Your Financial Goal is Achieved
When you invest in a mutual fund, you have a goal set in your mind. For example, if you have invested in a long-term mutual fund for capital growth to buy a house for yourself, once it’s done, you may consider your financial goal fulfilled. In such cases, there’s no point in continuing to take risks, and you can consider the withdrawal option. However, if you are in a financial position where you can afford such risks for longer periods, and your fund is performing well consistently, then sticking to it will be wiser. On the other hand, if your fund performs poorly for a long time and you believe your financial goal cannot be achieved from this mutual fund, then it is wiser to exit the mutual fund.
Investment Objective or Core Features of the Fund Changes
When you select a mutual fund for yourself, you ensure that your needs and investment capacities match with the objectives and features of a mutual fund. But halfway through the investment tenure, if the fund decides to go through changes, that might lead you into an uncomfortable position. For example: you opted for moderate risks while investing, but suddenly the fund objective is changed, and it is now investing in high-risk stocks. Than in that case you might not be up for the added risk bearings. It can also happen that you opted for a high-risk and high-return mutual fund, but suddenly they are moving towards safer, low-yielding investments. In that case, the mutual funds return that you expect to gain over a certain period cannot be reached. In both cases, quitting the mutual fund is a logical and practical solution.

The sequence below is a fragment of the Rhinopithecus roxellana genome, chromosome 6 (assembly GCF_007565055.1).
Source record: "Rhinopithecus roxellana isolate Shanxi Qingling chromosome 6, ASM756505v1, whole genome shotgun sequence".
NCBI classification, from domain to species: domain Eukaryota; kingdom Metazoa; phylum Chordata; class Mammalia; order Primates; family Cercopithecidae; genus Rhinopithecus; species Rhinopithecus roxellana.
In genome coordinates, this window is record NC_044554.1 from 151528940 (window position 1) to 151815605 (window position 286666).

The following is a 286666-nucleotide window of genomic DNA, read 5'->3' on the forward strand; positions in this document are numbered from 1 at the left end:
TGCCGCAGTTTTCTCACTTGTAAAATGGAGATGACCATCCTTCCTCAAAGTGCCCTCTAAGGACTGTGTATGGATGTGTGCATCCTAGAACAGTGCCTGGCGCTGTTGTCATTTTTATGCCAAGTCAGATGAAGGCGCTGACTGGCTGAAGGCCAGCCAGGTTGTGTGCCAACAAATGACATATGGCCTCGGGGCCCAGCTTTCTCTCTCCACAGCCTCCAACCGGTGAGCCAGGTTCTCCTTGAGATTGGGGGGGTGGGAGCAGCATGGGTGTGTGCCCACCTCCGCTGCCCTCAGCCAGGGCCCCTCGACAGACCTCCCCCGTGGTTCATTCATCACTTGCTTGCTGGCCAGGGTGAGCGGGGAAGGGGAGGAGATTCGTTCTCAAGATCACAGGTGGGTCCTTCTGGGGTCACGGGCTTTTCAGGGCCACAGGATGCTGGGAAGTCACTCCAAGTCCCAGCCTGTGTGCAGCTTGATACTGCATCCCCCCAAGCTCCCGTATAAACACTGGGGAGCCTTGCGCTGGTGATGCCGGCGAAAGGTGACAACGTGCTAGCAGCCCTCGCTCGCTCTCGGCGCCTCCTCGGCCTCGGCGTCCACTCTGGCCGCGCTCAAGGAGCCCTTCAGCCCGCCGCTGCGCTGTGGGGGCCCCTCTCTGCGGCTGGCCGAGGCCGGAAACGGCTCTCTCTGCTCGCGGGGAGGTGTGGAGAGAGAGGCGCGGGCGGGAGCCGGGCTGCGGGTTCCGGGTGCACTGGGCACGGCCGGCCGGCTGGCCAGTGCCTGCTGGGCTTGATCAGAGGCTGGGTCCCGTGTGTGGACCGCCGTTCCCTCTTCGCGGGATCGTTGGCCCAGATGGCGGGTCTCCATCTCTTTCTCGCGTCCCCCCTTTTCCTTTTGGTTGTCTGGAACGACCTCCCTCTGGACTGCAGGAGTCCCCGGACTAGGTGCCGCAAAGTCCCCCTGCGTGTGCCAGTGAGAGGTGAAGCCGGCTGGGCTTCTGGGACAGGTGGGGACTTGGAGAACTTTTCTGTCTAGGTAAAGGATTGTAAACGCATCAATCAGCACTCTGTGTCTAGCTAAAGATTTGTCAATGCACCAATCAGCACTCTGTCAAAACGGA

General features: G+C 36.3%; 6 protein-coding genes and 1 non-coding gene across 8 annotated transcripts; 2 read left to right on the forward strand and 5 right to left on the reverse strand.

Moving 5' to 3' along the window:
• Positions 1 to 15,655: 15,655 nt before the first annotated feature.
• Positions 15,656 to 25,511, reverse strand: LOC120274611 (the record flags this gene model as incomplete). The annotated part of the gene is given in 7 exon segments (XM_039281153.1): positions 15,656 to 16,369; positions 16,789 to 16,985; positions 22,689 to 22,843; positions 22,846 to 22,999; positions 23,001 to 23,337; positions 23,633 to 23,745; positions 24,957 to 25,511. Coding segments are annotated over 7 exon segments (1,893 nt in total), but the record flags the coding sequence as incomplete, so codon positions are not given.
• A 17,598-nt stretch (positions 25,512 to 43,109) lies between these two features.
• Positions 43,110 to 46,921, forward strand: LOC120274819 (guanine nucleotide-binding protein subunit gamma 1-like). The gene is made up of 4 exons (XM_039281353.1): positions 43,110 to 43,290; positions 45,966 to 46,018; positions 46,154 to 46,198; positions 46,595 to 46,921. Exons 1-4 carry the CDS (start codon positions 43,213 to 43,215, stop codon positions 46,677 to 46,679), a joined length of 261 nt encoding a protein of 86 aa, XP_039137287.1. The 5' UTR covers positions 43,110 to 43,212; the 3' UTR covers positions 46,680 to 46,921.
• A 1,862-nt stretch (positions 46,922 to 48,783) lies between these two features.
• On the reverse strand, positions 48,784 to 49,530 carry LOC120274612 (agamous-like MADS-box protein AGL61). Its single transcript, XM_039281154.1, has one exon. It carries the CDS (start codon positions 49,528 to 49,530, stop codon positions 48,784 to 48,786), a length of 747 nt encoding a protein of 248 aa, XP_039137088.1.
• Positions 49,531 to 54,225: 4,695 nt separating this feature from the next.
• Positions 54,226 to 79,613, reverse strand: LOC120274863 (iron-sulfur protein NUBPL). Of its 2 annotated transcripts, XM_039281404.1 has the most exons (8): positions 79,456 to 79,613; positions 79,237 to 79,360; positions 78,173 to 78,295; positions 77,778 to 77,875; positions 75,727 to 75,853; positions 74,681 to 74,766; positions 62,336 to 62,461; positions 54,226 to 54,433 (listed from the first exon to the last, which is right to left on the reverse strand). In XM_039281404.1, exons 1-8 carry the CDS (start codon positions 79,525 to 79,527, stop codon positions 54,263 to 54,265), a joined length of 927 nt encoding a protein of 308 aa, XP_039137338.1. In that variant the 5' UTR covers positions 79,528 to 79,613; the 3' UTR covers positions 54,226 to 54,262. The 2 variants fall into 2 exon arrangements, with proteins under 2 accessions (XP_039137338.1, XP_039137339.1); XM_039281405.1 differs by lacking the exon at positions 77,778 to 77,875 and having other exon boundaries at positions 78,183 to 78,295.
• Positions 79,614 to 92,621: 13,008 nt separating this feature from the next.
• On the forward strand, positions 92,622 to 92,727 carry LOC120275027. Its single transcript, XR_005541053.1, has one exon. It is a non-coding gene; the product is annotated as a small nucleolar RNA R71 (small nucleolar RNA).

Rebalancing your Portfolio
There are times when you need to rebalance your portfolio for various practical reasons. For example, when you first entered the investment, your equity and debt ratio was 60:40 and you were able to bear higher levels of risks. But as you grow older, your risk-taking abilities decline, and you might want to rebalance your portfolio by increasing the investments in debts and decrease the investments in equities. In such cases, it is completely acceptable to exit the mutual fund and invest in another that suits your current needs better.
Change of Fund Manager/ Disagreement with Fund Manager’s Decisions
When you invest in a mutual fund, you get to know about your fund manager, his experiences and his philosophies in investment, and if you are comfortable with all these things, then only you proceed with the investment. However, in case the fund manager changes and if your ideas do not match with the new fund manager then in such cases, quitting might be the only option for you.
Quitting a mutual fund in the right time is as important as investing in one. But we tend to overlook the red signals too often and continue with a positive outlook. While that can be the right decision, if you find more than one reason in your case, you should consider exiting the mutual funds. Your primary objective in investing is to make money and reach your financial goal. If you have already achieved it or you are certain that this fund will not help you in reaching your goals, it’s better to quit rather than hold on. Avoiding unnecessary risks is a smart idea. So when you are thinking about exiting, keep in mind these points mentioned here and make an informed decision.